It has not exactly been a year when cross country, or back country for that matter, skiers could pick and choose their time and place for recreation. In fact, by this time last year enough snow had fallen in the Curry County area for a number of skiing outings, but this year, even a trip to the mountains has had only a percentage chance of working out.
It was therefore with a mixture of excitement and dread that I heard my wife, as if from afar, urge me to go up to Red River — or more to the point, to Enchanted Forest — for a long day on Saturday.
The words are, in New Mexico, akin to inviting a tennis fan to go play on Wimbledon Courts, or a golfer to tee off on a PGA course. I would have the same response if someone invited me to go snorkeling in Belize. Well, actually, that would be over the top.
Why the dread, then ? Well, what if it doesn’t work out-if there is no snow up there ? We are deep into February, and if the preceding few months are any hint of the rest of the winter, there will not be many more chances.
What if, even worse, the reality doesn’t live up to the expectations? That is what I really want to address in this column; there are times and places in our lives when the actual experience does not match what we imagined it would be.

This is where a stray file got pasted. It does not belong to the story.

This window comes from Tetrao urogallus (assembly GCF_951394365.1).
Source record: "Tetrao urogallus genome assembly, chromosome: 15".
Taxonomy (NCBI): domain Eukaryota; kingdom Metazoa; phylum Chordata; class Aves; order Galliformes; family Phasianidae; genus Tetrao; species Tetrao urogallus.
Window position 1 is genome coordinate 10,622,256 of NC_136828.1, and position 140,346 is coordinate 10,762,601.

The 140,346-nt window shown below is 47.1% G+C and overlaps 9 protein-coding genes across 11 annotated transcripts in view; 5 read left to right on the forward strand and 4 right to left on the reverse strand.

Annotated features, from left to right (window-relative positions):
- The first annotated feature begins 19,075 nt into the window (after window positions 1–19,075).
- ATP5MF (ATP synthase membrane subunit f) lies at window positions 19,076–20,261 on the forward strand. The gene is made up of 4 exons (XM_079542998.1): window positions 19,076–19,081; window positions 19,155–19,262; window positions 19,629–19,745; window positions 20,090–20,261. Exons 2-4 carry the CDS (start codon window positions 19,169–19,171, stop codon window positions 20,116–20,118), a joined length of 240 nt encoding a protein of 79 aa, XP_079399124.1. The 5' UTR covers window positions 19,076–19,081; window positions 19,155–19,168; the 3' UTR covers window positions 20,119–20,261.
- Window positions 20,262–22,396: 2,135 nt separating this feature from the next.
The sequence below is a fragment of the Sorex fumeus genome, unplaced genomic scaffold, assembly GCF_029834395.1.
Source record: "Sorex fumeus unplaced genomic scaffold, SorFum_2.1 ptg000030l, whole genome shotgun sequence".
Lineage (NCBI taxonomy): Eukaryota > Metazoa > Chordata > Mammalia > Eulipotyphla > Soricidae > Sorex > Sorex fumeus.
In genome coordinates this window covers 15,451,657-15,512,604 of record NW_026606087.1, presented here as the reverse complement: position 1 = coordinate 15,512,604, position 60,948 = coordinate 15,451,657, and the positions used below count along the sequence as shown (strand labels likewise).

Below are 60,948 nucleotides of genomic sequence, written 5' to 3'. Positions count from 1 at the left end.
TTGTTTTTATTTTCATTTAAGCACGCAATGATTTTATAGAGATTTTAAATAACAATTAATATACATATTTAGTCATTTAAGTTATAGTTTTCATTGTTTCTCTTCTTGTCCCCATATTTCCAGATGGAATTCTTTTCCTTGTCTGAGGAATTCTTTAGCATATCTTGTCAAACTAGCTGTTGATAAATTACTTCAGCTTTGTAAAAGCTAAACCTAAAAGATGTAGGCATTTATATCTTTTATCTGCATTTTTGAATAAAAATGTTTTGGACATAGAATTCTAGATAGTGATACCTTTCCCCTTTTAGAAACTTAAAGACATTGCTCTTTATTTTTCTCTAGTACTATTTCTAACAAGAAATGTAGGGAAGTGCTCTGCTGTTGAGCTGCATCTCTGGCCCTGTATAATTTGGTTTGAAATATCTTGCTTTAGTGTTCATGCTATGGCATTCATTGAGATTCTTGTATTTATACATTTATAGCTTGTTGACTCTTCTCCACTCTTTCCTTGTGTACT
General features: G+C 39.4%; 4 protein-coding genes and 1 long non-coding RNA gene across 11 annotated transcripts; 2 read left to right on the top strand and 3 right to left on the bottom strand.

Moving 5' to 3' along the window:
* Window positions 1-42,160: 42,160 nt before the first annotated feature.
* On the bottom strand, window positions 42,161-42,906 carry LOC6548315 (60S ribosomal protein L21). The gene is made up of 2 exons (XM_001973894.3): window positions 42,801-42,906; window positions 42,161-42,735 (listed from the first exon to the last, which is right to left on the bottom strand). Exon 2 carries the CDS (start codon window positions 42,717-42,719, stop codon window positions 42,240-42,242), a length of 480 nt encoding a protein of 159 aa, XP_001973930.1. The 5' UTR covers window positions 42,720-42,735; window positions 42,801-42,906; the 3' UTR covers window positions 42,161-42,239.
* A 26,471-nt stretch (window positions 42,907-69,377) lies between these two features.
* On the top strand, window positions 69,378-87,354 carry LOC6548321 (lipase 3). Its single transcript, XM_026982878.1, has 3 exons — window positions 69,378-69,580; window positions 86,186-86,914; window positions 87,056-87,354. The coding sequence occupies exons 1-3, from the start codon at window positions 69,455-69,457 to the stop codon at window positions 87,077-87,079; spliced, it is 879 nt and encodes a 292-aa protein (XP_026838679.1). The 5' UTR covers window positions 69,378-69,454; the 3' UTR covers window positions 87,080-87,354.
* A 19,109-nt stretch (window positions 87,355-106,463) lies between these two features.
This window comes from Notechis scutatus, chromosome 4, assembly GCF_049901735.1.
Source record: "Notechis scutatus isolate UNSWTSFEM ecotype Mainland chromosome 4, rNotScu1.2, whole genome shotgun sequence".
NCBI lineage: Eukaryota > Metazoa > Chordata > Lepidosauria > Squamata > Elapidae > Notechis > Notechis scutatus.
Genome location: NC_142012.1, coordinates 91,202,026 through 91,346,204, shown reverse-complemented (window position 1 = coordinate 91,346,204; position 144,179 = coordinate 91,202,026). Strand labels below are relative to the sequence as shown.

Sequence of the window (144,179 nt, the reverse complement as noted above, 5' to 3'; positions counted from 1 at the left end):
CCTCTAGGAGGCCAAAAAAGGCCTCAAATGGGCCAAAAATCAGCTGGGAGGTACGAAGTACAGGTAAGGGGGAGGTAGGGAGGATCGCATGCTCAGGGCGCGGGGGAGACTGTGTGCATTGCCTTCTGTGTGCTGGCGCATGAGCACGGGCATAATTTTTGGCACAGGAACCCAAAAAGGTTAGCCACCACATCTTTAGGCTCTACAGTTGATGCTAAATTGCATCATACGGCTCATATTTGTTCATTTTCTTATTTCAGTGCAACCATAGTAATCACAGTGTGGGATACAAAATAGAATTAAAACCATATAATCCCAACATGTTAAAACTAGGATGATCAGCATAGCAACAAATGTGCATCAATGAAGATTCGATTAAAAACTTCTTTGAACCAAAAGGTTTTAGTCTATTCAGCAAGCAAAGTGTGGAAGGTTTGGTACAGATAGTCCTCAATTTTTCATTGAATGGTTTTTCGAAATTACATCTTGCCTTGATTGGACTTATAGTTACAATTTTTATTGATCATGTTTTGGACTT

Like the Platonic ideal, our imagined prediction of the event, the place, or even the person is not met by the reality.
Perhaps it is our fault; perhaps we, as adults, need to adjust our expectations back into line with what can actually occur. Perhaps, as illustrated by the Enchanted Forest trip, we need to realize that a great deal of what happens depends on us, on our effort, on our willingness to open up and make the most of it.
My granddaughter is a good example. She has just returned from seeing the Justin Bieber movie, and since she knew ahead of time that, whatever happened, it would be great- well, it was great. She had no idealized version, beyond the chance to spend a couple of hours watching a movie about her hero-no doubt, surrounded by a bunch of other screaming 6-year-olds.
Only in our teenage years should we be granted the folly of believing in, as Jay and The Americans sang, “this magic moment” that “will last forever, til the end of time.” Once we’ve entered adult hood, we should come to terms with the fact that everything has its limitations- the day in Enchanted Forest will end, and someday- yes, someday the body will be old and one won’t even want to go cross country skiing anymore. Maybe.
It’s a new angle on an old maxim, “Live for the moment.” It’s also a new angle on the old concept of not allowing oneself to miss a chance, then having to regret what one did not do. As they say in the theatre business, “Break a leg.” Wait-maybe that’s not the appropriate sendoff with which to head to Red River.